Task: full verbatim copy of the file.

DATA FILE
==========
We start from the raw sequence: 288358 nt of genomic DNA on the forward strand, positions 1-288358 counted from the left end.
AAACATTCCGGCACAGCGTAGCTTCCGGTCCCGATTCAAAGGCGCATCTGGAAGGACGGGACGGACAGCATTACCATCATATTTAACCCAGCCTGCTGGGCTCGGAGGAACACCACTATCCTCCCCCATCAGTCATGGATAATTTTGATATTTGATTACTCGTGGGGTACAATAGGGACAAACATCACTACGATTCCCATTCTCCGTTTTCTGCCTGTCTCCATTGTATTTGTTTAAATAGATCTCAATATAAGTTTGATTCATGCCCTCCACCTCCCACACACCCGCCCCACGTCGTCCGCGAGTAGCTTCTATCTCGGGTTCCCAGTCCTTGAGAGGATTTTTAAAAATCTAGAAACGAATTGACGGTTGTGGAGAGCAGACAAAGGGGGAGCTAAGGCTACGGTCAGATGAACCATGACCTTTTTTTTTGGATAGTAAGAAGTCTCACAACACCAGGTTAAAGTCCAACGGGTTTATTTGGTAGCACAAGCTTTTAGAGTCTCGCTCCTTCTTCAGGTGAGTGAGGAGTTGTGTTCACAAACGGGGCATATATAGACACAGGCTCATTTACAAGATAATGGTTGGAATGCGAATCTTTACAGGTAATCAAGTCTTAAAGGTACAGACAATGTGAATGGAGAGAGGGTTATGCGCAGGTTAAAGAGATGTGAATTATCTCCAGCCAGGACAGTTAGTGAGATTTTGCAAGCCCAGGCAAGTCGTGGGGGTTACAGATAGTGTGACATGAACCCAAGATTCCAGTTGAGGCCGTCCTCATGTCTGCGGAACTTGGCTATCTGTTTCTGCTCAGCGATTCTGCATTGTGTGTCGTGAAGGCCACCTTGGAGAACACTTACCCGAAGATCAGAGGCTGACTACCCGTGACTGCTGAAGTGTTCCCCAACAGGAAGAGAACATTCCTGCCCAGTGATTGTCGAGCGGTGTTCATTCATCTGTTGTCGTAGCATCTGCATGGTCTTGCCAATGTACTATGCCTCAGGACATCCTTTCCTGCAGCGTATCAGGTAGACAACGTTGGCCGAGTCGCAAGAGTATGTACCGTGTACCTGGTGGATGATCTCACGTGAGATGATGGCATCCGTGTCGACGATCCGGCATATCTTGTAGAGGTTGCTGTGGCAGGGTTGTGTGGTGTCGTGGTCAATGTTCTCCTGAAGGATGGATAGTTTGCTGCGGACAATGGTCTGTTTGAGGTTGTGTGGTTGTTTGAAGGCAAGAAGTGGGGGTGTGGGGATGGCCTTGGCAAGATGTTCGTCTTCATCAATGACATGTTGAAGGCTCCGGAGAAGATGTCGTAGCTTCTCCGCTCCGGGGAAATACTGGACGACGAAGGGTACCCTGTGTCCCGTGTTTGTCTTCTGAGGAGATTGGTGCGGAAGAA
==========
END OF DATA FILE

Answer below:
We start from the raw sequence: 288358 nt of genomic DNA on the forward strand, positions 1-288358 counted from the left end.
AAACATTCCGGCACAGCGTAGCTTCCGGTCCCGATTCAAAGGCGCATCTGGAAGGACGGGACGGACAGCATTACCATCATATTTAACCCAGCCTGCTGGGCTCGGAGGAACACCACTATCCTCCCCCATCAGTCATGGATAATTTTGATATTTGATTACTCGTGGGGTACAATAGGGACAAACATCACTACGATTCCCATTCTCCGTTTTCTGCCTGTCTCCATTGTATTTGTTTAAATAGATCTCAATATAAGTTTGATTCATGCCCTCCACCTCCCACACACCCGCCCCACGTCGTCCGCGAGTAGCTTCTATCTCGGGTTCCCAGTCCTTGAGAGGATTTTTAAAAATCTAGAAACGAATTGACGGTTGTGGAGAGCAGACAAAGGGGGAGCTAAGGCTACGGTCAGATGAACCATGACCTTTTTTTTTGGATAGTAAGAAGTCTCACAACACCAGGTTAAAGTCCAACGGGTTTATTTGGTAGCACAAGCTTTTAGAGTCTCGCTCCTTCTTCAGGTGAGTGAGGAGTTGTGTTCACAAACGGGGCATATATAGACACAGGCTCATTTACAAGATAATGGTTGGAATGCGAATCTTTACAGGTAATCAAGTCTTAAAGGTACAGACAATGTGAATGGAGAGAGGGTTATGCGCAGGTTAAAGAGATGTGAATTATCTCCAGCCAGGACAGTTAGTGAGATTTTGCAAGCCCAGGCAAGTCGTGGGGGTTACAGATAGTGTGACATGAACCCAAGATTCCAGTTGAGGCCGTCCTCATGTCTGCGGAACTTGGCTATCTGTTTCTGCTCAGCGATTCTGCATTGTGTGTCGTGAAGGCCACCTTGGAGAACACTTACCCGAAGATCAGAGGCTGACTACCCGTGACTGCTGAAGTGTTCCCCAACAGGAAGAGAACATTCCTGCCCAGTGATTGTCGAGCGGTGTTCATTCATCTGTTGTCGTAGCATCTGCATGGTCTTGCCAATGTACTATGCCTCAGGACATCCTTTCCTGCAGCGTATCAGGTAGACAACGTTGGCCGAGTCGCAAGAGTATGTACCGTGTACCTGGTGGATGATCTCACGTGAGATGATGGCATCCGTGTCGACGATCCGGCATATCTTGTAGAGGTTGCTGTGGCAGGGTTGTGTGGTGTCGTGGTCAATGTTCTCCTGAAGGATGGATAGTTTGCTGCGGACAATGGTCTGTTTGAGGTTGTGTGGTTGTTTGAAGGCAAGAAGTGGGGGTGTGGGGATGGCCTTGGCAAGATGTTCGTCTTCATCAATGACATGTTGAAGGCTCCGGAGAAGATGTCGTAGCTTCTCCGCTCCGGGGAAATACTGGACGACGAAGGGTACCCTGTGTCCCGTGTTTGTCTTCTGAGGAGATTGGTGCGGAAGAA